14. James Ready jr March 4, 2020 at 9:58 pm

    Thank you for honoring the remaining veterans. I served for May 1968 to June 1969.

  15. Gary W McCutchan March 4, 2020 at 8:43 pm

    A small gesture of thanks like a pin is “okay” but …………. I served as “0311” [rifleman] in the USMC for three-years, spent one-year in “I Corp” [Vietnam] and rec’d GSW and shrapnel. Not unlike many infantry Marines/Soldiers, upon my return from Vietnam, I often “hid” my Vietnam/military service from society/folks due to protests, negative public attitudes and so on. When I started college in 1968 I only told a few classmates of my military record.

    I, maybe in my ignorance, don’t know of any U.S. troops who returned from a “war” [i.e., WWI, WWII, Korea, Afghanistan] to such an ingracious, hostile and unwelcoming public.

    What I would like is V.A. to cover the cost of my rotten teeth. I lived in the “jungle” for about 330-days without having “opportunity” to clean my teeth and came home to a mouth full of problems. Those same teeth, that were initially fixed by Navy dentists, continued to have on-going problems through today [age 73]. The V.A. benefits do not cover any of the dental problems I “suffered” as a result of extremely poor dental hygiene on 330-days. Two-days per month were spent in “rear” area to sleep and brush teeth. When “upfront” care of teeth is not all a priority.

    Enough said, I could list several more things that V.A./country could do now to “make-up” for the horrible Welcome Home rec’d by Vietnam vets, especially those that served in front [infantry] units.

    Thank you for your efforts on “our” behalf.

  16. Alton Stone Bledsoe March 4, 2020 at 8:33 pm

    How do I obtain the lapel pin for Vietnam veterans

  17. John W Whitledge March 4, 2020 at 8:07 pm

    I thank you for the award however if you want to award Vietnam veterans with any disability rated you should give them the Purple Heart. The were all injured during their time in Vietnam….

  18. Harry J Rudolph March 3, 2020 at 6:32 pm

    Thank you for honoring the Vietnam Veterans.
    I served from July 1968 to August 1969 – 25th Infantry division 3/22 Inf.

    Thank you!

  19. Floyd L. McKenzie March 2, 2020 at 9:13 pm

    I served in Vietnam 1966-67-69-70-71. I was WIA April 19, 1969. I understand the reason behind honoring the Vietnam Vets but for me it is to little to late. I hope it helps as many as possible. I am 100% permanent and unemployable. I try to deal with what they call PTSD every day. For more than 50 years I have tried hard to deal with the betrayal by the people and Country I served. Nothing can erase or make up for that. Like I said I hope this helps as many as possible. As for me I have no forgiveness for anyone.

    • Andrew Stark March 4, 2020 at 8:50 pm

      I feel exactly the same way! For years I have tried to “forgive and forget” but at my age I’m not sure I’ll live long enough.

    • Russell Rice March 4, 2020 at 10:12 pm

      Amen Brother… I feel the way you do. When we returned home we got a kick in the nuts, now they want to give us a jock strap with a cup Viet Nam vet 69-70. I have a 60% disability and I can’t even get a sleep test through the VA for my PTSD.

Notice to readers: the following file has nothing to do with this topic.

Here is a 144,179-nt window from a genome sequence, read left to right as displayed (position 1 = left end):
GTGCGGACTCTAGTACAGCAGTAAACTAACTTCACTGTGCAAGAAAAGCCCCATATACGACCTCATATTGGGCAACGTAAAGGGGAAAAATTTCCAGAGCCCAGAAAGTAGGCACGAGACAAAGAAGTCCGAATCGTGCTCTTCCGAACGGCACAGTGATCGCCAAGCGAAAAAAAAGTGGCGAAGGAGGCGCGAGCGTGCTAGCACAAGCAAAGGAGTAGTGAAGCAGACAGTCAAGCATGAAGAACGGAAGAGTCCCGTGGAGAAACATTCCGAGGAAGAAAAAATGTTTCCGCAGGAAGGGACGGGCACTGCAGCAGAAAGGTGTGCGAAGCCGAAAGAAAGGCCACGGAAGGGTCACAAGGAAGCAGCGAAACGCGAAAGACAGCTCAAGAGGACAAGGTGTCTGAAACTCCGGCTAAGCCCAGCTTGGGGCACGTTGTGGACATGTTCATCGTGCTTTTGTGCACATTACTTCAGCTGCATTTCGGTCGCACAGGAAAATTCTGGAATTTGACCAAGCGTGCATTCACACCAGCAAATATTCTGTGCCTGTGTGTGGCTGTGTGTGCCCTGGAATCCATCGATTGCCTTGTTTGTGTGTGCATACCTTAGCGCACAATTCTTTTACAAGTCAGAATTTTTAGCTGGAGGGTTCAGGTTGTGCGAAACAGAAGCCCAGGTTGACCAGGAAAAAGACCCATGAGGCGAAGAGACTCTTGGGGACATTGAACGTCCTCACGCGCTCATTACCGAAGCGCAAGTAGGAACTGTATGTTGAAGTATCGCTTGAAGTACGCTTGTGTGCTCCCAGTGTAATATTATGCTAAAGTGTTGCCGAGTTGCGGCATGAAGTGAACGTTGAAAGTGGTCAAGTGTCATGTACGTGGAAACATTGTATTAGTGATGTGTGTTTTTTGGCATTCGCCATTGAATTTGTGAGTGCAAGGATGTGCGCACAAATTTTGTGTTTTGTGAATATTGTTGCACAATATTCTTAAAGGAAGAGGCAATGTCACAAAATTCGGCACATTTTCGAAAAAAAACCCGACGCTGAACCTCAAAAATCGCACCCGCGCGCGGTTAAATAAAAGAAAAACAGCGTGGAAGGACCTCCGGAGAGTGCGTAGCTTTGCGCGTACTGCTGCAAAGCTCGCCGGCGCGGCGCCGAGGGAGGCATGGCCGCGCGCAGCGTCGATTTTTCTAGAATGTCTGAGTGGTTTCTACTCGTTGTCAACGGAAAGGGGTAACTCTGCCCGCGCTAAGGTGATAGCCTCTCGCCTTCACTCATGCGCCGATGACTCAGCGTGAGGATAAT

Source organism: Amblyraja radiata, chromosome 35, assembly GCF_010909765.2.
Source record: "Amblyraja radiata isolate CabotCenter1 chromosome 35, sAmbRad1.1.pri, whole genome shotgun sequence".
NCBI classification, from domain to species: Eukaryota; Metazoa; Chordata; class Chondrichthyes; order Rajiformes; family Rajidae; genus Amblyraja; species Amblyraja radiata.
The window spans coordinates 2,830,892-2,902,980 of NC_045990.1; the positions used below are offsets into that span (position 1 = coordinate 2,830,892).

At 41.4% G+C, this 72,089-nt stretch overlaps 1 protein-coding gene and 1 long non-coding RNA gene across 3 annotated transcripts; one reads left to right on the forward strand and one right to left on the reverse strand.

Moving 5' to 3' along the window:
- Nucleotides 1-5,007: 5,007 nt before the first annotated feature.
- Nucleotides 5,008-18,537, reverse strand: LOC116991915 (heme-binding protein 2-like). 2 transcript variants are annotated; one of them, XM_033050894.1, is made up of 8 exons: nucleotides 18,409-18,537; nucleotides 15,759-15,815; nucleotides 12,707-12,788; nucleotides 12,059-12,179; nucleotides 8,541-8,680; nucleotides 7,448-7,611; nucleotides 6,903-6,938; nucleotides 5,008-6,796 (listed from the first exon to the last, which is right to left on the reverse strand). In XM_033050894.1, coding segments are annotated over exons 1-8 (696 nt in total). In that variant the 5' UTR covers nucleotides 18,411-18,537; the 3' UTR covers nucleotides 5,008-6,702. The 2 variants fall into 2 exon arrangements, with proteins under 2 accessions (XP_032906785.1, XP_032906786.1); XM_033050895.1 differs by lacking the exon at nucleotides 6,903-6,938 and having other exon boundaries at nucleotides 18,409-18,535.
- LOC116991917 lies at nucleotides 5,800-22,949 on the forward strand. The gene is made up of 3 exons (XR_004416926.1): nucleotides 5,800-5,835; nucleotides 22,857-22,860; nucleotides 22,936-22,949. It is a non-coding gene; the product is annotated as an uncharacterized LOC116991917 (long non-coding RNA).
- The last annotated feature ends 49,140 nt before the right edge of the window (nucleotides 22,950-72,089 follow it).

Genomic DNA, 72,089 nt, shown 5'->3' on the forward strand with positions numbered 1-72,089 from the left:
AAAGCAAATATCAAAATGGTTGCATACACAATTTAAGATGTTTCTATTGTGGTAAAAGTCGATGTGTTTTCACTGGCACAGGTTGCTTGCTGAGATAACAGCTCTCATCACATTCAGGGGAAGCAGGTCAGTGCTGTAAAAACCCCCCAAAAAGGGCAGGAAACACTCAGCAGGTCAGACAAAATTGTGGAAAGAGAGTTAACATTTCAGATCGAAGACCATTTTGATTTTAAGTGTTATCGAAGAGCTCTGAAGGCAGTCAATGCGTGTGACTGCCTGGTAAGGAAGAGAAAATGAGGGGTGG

• Melissa Johnson March 5, 2020 at 3:43 am

      Floyd L. McKenzie
      I’m sorry..
      I don’t have a military background but
      I’m human and I feel your pain.
      Melissa Johnson

    • Tanner Iskra March 5, 2020 at 9:11 am

      Floyd and to every Vietnam Veteran on this thread,

      As a post 9/11, I don’t think I can thank your generation enough. It was a terrible and unfortunate thing that happened when you came home. Good, bad, or indifferent on your opinion on Vietnam, you were asked to go and you went – and you weren’t thanked for the sacrifices that you bore. I don’t know if that can ever be healed for some. I can only imagine how I would feel, but I didn’t, and I can attribute that to how you were treated.

      If there is any solace, know that the cross you bore, allowed my generation to be acknowledged and thanked the way we are. I don’t know if veterans today would be acknowledged and treated the way we are without what you endured. It taught the country an important lesson to never treat our service-members that way again.

      I know your heart and mind go back to the days you came home, but please know that our generation sees you as heroes, and we can’t thank you enough for the cross you had no choice but to bear.

      – Tanner

  20. Robert Bodell March 2, 2020 at 4:55 pm

    Thanks for doing this for us. VietNam ’67,’68,&69.

Comments are closed.

More Stories

  • In the aftermath of Hurricanes Fiona and Ian, VA has benefits and resources for Veterans and families impacted by this natural disaster.

  • In 2022, VA set a goal to house 38,000 homeless Veterans. With only a few months to go, how are we doing?

  • Under the PACT Act, Vietnam era, Gulf War era, and Post-9/11 Veterans have extended eligibility for VA health care.